Signal Working on Improving Anti-Spam Capabilities
Privacy-focused communication platforms Signal is sharing information on the improvements it has made to its spam-prevention capabilities.
The task of keeping spam out of user’s inboxes, Signal says, is more difficult compared to other messaging services, because the company does not have access to the contents of messages, and has to fight spam without social graphs.
Unlike Signal’s underlying code, which is open-source, the code for fighting spam is kept secret, to prevent bad actors from finding bypasses.
One of the ways in which Signal fights spam is message requests, which ensures that users have access to more contextual information regarding a message that comes from someone who is not in their address book, before accepting, deleting, or blocking that message.
To prevent spammers from luring users with the help of provocative profile photos, Signal is blurring profile photos initiated by senders outside of the recipient’s address book. Conversations and profile information (including photos) are end-to-end encrypted.
In another attempt to fight spam, Signal said it decided to no longer hyperlink URLs that are rendered on the message request screen.
In addition to these minor tweaks, which lower the effectiveness of individual spam messages, Signal also added recourse for recipients for unwanted inbound messages. Users can now report a message as spam when blocking someone from the message request screen.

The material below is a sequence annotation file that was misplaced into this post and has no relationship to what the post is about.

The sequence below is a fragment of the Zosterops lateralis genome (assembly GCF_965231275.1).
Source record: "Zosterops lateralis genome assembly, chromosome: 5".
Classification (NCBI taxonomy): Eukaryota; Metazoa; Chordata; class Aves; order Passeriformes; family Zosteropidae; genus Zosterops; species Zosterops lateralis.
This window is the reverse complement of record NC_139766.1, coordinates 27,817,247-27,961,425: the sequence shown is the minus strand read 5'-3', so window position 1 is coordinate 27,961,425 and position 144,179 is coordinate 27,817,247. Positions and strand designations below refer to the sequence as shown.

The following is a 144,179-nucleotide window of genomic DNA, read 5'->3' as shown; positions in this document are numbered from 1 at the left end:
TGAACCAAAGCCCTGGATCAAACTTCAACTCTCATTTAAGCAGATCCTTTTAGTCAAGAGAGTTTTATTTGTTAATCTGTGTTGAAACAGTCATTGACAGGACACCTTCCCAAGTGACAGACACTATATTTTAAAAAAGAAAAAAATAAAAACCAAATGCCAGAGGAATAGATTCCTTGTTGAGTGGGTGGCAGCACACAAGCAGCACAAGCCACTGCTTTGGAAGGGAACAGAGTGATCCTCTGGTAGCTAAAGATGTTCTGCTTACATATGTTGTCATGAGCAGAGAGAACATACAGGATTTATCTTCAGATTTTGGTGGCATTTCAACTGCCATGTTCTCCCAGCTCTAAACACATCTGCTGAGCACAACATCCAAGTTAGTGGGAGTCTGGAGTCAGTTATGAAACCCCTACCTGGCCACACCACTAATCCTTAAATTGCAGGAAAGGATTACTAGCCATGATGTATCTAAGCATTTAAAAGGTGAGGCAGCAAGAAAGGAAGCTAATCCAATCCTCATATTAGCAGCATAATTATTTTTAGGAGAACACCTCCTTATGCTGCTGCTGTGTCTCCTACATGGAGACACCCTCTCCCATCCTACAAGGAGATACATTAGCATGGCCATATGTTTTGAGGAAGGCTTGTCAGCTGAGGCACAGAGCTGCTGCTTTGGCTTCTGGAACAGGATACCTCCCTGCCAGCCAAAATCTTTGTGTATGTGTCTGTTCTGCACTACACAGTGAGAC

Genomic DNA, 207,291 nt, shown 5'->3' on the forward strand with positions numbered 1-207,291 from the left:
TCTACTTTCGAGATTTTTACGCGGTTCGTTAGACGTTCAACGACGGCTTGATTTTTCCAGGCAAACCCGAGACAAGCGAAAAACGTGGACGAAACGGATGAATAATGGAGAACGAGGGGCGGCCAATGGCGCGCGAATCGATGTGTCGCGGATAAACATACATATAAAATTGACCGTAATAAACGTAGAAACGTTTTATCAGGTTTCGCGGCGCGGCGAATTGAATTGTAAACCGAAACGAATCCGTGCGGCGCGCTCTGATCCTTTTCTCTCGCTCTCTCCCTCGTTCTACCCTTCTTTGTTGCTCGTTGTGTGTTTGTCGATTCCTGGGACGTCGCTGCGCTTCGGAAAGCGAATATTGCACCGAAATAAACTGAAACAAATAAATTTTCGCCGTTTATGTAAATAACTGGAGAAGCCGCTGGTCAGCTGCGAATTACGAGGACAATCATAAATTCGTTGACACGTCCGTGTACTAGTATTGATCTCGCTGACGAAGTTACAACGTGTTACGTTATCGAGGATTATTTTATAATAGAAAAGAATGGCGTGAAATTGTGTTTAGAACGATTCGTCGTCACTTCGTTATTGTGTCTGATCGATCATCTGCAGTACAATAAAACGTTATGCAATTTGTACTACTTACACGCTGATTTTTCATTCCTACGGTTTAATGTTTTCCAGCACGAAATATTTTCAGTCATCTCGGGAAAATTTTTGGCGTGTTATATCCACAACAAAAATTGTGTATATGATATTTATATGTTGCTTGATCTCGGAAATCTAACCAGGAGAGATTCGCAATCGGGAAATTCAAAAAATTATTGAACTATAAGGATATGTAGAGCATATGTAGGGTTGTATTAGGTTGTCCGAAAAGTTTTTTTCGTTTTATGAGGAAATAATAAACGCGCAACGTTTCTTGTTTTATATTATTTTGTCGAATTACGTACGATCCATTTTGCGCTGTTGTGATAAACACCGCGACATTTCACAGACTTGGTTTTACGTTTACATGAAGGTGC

Because Signal is designed in such a manner that clients do not trust the server even when it delivers end-to-end encrypted content, server-side inspection of message content is not possible, and the platform relies on message behavior to identify spam and enforce limits.
“When a user clicks “Report Spam and Block”, their device sends only the phone number that initiated the conversation and a one-time anonymous message ID to the server,” Signal said.
For accounts repeatedly reported for spam and network traffic that seems automated, the platform can issue checks to senders, thus preventing them from sending more messages until they have completed a challenge.
Signal is also building “spam-battling logic in a separate server component” and plans to make the interfaces to the code public, while keeping the implementation private.